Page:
Overall, the time-dependent FPE predicts the evolution of the mean state in the GCM very well, although the displacement is slightly too small for longer time lags (Fig. 7). This error is mostly introduced by the PC4 component and is qualitatively similar to that discussed in respect to Fig. 6. The state-dependent variance of PC1 in the conditional PDF is also modeled well (Fig. 8). Initially, for both GCM and nonstationary FPE, the variance is strongest for states with large negative PC4. After five and more days, states that initially started in the lower right quadrant exhibit the largest variance, while states with negative PC1 spread much more slowly. The variance of the conditional PDF with regard to PC4 is not modeled nearly as well (Fig. 9). The FPE correctly models the large variances for states with negative PC1 for lags up to δt = 5 days, but fails to model the detailed structure of the variance for longer time lags δt > 5 days. Quite marked is the excellent agreement in the state-dependent covariance structure and amplitude of the conditional PDFs of the FPE and GCM (Fig. 10).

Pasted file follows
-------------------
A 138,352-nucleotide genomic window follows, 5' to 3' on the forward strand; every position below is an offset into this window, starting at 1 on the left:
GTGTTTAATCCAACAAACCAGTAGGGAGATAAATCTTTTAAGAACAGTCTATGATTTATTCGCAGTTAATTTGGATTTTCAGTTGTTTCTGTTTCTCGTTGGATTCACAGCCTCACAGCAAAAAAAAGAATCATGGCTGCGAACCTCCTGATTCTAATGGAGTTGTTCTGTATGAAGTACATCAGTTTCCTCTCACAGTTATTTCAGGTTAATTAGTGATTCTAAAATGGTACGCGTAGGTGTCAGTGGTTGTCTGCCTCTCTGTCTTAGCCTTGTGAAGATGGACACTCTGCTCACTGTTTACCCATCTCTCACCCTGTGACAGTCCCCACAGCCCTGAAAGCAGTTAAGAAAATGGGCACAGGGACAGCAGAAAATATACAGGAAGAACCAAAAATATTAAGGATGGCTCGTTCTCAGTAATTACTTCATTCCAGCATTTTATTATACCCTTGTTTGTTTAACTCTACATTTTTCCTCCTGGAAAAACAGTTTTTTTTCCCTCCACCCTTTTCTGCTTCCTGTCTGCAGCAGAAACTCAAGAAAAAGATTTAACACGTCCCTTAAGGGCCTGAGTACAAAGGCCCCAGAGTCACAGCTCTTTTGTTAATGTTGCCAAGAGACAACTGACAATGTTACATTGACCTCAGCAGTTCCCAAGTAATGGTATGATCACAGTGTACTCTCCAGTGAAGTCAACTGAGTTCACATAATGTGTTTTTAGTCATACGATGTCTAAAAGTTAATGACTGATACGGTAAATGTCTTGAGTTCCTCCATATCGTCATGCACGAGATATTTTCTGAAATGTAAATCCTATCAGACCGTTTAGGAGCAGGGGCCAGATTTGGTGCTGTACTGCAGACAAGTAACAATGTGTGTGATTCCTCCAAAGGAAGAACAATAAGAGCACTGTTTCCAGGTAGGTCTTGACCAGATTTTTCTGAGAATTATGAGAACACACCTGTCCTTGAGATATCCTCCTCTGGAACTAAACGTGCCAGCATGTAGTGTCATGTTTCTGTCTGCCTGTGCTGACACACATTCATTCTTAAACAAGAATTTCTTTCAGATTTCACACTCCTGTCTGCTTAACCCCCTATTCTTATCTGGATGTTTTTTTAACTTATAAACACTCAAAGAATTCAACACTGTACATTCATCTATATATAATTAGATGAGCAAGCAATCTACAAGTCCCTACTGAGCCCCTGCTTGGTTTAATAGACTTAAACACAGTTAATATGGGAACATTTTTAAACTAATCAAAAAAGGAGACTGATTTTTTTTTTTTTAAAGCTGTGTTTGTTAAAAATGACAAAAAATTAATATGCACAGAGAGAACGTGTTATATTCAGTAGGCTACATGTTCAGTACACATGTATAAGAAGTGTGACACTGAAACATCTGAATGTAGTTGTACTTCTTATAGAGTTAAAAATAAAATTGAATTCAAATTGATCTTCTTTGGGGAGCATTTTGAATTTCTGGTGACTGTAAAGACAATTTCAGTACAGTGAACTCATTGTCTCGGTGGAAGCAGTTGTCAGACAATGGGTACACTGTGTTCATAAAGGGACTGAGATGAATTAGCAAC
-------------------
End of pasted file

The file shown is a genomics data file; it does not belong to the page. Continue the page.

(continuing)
5. The role of the nonlinearities in the drift

Now that a two-dimensional SDE has been found that models not only the main characteristics of the global and state-dependent temporal evolution, but also the subtle non-Gaussianities in the PDF, we return to the question of whether the nonlinearities in the drift are necessary for a good agreement between the stochastic model and the GCM. To address this issue, it is examined which terms in the FPE are instrumental in producing this agreement. It is not attempted to determine if the source of the drift nonlinearities is deterministic or noise-induced, since, as discussed in the appendix, this distinction cannot be made in the empirical context.